The God of Small Things is a book that is beautifully written, but unfortunately wraps itself in continuing bleak situations. Roy writes about a dysfunctional family who breaks cultural rules, and pushes at the boundaries of convention and of history. With this breaking down of all these structures and orders comes a pervasive atmosphere of sadness throughout the book. The story was hopeless, and I wonder whether the feeling of dissolution was due to a story that is fated.
Is the book more about the way we look at turning points in our lives or about the concept of karma? I think a lot of people in the class liked this book because it touches on painful experiences that are becoming more common to us all; family breakdowns, living with the consequences of our past actions. Even the issue of dealing with the consequences of sexual abuse is painfully relevant for many people. These painful experiences glue us to the book, compelling us to read on and see how the characters in the book deal with the situation. However, does The God of Small Things make judgements about decisions that are made? Are judgements shown in the consequences of actions? Or does it say that life’s and this is what happens? Whichever, The God of Small Things gets us involved emotionally, and doesn’t let go until the very end. In class we discussed about the Love Laws, how people in the book were only allowed to marry certain people and that in mind, how Velutha’s and Ammu’s love was strictly forbidden. What are the Love Laws? Are they some kind of human instinct? Are they an inherent part of the caste system: if you love the wrong person or in the wrong place, you break the love laws and will suffer the consequences.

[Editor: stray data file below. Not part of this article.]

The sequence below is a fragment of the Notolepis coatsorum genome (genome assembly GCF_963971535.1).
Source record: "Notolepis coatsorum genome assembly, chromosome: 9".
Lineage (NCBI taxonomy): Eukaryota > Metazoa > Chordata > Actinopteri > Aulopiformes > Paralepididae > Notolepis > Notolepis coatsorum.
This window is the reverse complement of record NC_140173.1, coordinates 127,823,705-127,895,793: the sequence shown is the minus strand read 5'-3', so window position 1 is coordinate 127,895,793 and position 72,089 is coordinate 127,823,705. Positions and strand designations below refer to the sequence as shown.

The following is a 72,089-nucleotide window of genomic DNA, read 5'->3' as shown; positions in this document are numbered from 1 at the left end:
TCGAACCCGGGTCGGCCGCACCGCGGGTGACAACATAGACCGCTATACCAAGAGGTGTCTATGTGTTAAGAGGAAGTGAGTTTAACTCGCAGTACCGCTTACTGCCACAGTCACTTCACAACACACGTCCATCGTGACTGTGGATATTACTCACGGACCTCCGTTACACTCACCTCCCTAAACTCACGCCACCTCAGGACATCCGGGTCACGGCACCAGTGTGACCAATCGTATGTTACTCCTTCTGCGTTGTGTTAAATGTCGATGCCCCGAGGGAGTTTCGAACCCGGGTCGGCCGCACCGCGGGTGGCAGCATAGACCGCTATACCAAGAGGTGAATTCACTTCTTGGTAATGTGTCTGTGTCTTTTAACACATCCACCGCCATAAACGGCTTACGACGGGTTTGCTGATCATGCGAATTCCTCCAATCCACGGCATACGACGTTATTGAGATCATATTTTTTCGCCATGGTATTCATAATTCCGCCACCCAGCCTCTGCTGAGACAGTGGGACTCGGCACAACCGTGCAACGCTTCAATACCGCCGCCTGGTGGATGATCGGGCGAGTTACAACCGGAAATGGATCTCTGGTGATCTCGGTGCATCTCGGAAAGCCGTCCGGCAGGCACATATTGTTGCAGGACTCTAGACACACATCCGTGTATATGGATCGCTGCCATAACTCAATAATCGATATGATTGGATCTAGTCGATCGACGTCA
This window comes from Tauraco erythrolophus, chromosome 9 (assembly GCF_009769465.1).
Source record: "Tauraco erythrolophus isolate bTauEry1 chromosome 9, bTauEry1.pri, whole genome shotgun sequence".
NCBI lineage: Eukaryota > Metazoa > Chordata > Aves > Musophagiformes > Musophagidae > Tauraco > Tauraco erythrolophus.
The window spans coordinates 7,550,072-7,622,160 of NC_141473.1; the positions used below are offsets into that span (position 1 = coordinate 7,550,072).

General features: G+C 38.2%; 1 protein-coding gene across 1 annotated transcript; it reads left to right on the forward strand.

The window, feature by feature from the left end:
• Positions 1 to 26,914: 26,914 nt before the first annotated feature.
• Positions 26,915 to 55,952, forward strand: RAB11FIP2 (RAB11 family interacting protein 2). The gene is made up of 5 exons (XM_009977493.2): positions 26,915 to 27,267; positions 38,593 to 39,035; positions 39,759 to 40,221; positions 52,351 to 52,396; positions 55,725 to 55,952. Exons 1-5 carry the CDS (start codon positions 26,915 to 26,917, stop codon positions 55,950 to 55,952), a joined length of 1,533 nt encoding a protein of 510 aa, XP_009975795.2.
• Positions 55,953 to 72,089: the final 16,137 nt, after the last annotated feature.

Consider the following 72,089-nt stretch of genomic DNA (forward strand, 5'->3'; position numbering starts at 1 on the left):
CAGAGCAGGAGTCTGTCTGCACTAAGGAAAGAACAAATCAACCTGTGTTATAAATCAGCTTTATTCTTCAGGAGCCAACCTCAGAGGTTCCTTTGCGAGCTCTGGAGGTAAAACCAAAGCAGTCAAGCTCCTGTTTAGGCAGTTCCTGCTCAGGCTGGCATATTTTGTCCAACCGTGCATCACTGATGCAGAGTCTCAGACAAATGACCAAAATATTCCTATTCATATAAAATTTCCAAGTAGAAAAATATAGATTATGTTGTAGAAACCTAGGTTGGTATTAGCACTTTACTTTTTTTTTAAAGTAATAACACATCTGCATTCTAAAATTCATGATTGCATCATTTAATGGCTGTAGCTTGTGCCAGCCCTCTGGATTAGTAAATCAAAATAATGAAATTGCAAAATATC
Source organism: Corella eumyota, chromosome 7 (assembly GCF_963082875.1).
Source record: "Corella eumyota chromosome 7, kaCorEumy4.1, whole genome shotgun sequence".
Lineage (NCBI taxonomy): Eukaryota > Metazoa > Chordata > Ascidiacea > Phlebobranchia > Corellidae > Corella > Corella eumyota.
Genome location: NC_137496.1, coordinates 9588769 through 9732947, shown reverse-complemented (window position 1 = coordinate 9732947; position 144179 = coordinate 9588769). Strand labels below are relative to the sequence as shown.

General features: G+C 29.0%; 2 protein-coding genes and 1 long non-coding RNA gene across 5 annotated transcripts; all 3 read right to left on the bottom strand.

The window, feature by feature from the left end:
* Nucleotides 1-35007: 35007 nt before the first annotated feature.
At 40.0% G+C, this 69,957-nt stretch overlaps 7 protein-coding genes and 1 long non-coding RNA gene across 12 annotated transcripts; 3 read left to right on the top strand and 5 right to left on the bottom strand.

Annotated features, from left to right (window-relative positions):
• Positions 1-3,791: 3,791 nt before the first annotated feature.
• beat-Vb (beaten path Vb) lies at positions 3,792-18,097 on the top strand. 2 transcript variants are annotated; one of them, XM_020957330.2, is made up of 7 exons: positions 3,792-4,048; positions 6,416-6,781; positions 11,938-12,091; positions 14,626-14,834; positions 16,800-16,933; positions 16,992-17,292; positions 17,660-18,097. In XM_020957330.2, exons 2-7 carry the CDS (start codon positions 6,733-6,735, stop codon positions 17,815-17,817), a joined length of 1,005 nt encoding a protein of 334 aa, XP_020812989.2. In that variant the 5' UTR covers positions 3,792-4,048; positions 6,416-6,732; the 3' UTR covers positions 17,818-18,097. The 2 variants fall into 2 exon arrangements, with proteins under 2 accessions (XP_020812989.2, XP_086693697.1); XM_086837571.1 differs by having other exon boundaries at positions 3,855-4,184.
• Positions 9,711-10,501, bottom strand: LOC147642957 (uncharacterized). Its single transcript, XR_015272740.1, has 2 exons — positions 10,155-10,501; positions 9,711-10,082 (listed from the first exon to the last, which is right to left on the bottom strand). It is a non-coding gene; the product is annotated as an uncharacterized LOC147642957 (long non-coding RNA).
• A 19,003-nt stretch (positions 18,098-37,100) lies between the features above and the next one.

Ideas have consequences. This is a statement that can be proven, whatever time period you look at. As far back in time as history books go, great people and nations have had seemingly great ideas, which when implemented, resulted in mass disaster. Take for example the ancient Aztec Indians. They believed that the sun was actually a living being, and that for it to sustain its light and heat source ...
This scenario reminds me of Romeo and Juliet. This was just one of the many unfortunate scenarios that Roy presents us in the book. Another interesting scenario is Pappachi’s moth and how Pappachi discovered a new kind of moth and yet doesn’t have it named after him. It, in some ways, can represent the bitterness of failure that can be a family legacy.
Look at Chaco and what he does with his life, is he successful? He plunged the pickle store into debt and his marriage life is a mess and his daughter dies as well. I don’t know if all these bad occurrences could happen to one family, and I really haven’t touched the surface. There is the Estha and the Lemonade Man incident where Estha really is sexually assaulted by him and is ashamed of it. There is Velutha getting falsely accused of rape because Baby Koch amma tricks the twins by saying Ammu and them would go to prison for murdering Sophie Mol if they didn’t tell the police that.
Either way, this book is very appealing because I think we can all relate to it some way, while at the same time be glad that we are not them.